The Basement (지하실, Choi Yang-hyun, 2021)

Two weeks doesn’t seem like a very long time. You might think you can stick anything out for two weeks if you know it will definitely be over in 14 days, but what if you don’t know when or if it’ll end and 14 days turns into 28 with no sign it might not turn into 42? In some ways that might seem like a familiar situation at the present moment, but it’s one that comes to define the lives of an affluent upper-middle class family in Choi Yang-hyun’s pandemic allegory The Basement (지하실, Jihasil). 

When the alert goes out that South Korea is under attack with a nuclear missile apparently on its way the Choi family dutifully obey the emergency text on their phone and take refuge in the basement intending to stay the advised two weeks until the radiation will have decreased to acceptable levels. Unfortunately, however, once down there they realise their preparations have not been thorough enough, the power is out and they’ve left the suitcase containing clothing and emergency supplies upstairs. With phone lines jammed, no radio reception, and no way of keeping in contact with the outside world they have no idea if the strike actually took place or if their friends and family members made it to safety. 

Placed under such strain, it’s understandable that small grievances and tensions in the family are quick to arise. Wife Hayeon seems particularly irritated by her practically minded husband Dongbaek, describing him as “immature” and complaining that he’s never really put his family first preferring to spend his weekends playing golf with the boys. Not helping matters, Dongbaek sadly reflects that he “probably” won’t be able to go on that work jolly golfing in Thailand the following week which whatever way you look at it is not a primary concern in the present moment. She also complains that he made such a fuss buying all this expensive camping equipment that he hardly ever used but at least it’s paying off now during their accidental holiday in the dank and depressing basement of their well-appointed detached home in the suburbs of an area described as “Korea’s Silicon Valley”. Dongbaek meanwhile reflects that he’s glad they sold their Gangnam flat for a spacious house (even if they’re trapped in one room of it) because even if they’d probably have made a bundle on the housing market if this hadn’t happened, they’d be gonners as inner-city apartment dwellers.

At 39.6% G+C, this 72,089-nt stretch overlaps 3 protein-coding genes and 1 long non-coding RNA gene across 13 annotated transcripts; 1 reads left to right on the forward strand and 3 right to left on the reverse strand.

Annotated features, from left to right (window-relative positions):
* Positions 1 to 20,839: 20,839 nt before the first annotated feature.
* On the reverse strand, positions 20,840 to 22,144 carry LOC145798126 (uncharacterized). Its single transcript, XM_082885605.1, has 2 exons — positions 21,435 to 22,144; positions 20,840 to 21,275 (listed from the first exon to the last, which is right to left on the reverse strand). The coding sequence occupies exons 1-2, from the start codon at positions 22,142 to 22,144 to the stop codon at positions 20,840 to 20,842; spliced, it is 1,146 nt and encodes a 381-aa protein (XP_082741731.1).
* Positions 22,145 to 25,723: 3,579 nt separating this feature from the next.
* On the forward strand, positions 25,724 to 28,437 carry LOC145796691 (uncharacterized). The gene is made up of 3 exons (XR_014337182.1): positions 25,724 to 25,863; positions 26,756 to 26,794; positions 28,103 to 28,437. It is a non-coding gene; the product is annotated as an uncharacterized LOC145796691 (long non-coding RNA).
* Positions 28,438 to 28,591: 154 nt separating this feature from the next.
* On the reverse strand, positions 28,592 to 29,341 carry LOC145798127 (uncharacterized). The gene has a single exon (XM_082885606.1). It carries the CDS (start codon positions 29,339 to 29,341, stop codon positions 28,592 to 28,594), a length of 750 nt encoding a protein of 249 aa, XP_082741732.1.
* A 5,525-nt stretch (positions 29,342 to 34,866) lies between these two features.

Nevertheless, the first crisis occurs when the family begin hearing the sound of a neighbour frantically calling to them from outside apparently unable to reach her husband or son and looking for some kind of human support. Teenage daughter Jiseon wants to open the door, but her mother is conflicted and Dongbaek dead against it. The woman’s distress clues them in to the fact that something bad really has happened on the surface, but they’ve only so many resources and Dongbaek apparently doesn’t want to share while Jiseon can’t understand how he could be so heartless as to listen to someone screaming for help and not open his door. 

He meanwhile is more invested in finding practical solutions, trying to solve the bathroom problem they neglected to think of previously while setting up a water still to catch moisture from the wooden ceiling beams, repeatedly making reference to his time in the army and disaster preparedness training. Yet the problem they can’t solve is the anxiety, how will they ever know if it’s really safe to come out especially as the radio, once it’s working, gives contradictory messages either suggesting everything’s fine or that North Korea has occupied Seoul. Practically speaking, they can’t stay down here forever, there’s only so much food and some of them are already beginning to experience ill-effects from staying so long in the dark and damp. Sooner or later they’ll have to overcome their growing sense of anxiety for the unknown outside and brave the new reality. A claustrophobic chamber drama starring only three actors with occasional outside voices, Choi’s pandemic adjacent drama explores how one family attempt to come to terms with impending apocalypse while combatting boredom in equal measure to fear and despair but discovers that togetherness and endurance are perhaps the key skills for survival. 


The Basement streamed as part of Yubari International Fantastic Film Festival 2021.